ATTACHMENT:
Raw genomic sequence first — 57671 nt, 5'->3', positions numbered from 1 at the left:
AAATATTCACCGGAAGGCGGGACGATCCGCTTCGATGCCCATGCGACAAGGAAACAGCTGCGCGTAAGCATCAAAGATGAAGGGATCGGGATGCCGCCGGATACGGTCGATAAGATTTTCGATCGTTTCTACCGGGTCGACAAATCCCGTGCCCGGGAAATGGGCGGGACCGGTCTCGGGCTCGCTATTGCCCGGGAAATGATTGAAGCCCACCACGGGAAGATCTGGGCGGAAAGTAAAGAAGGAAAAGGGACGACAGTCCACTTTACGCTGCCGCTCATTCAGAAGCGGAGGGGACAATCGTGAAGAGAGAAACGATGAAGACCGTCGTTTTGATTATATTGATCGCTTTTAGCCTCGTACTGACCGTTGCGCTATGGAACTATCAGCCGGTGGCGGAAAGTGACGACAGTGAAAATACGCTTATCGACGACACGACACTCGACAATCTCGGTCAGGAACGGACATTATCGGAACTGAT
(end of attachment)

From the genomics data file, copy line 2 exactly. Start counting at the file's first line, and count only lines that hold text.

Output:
AAATATTCACCGGAAGGCGGGACGATCCGCTTCGATGCCCATGCGACAAGGAAACAGCTGCGCGTAAGCATCAAAGATGAAGGGATCGGGATGCCGCCGGATACGGTCGATAAGATTTTCGATCGTTTCTACCGGGTCGACAAATCCCGTGCCCGGGAAATGGGCGGGACCGGTCTCGGGCTCGCTATTGCCCGGGAAATGATTGAAGCCCACCACGGGAAGATCTGGGCGGAAAGTAAAGAAGGAAAAGGGACGACAGTCCACTTTACGCTGCCGCTCATTCAGAAGCGGAGGGGACAATCGTGAAGAGAGAAACGATGAAGACCGTCGTTTTGATTATATTGATCGCTTTTAGCCTCGTACTGACCGTTGCGCTATGGAACTATCAGCCGGTGGCGGAAAGTGACGACAGTGAAAATACGCTTATCGACGACACGACACTCGACAATCTCGGTCAGGAACGGACATTATCGGAACTGAT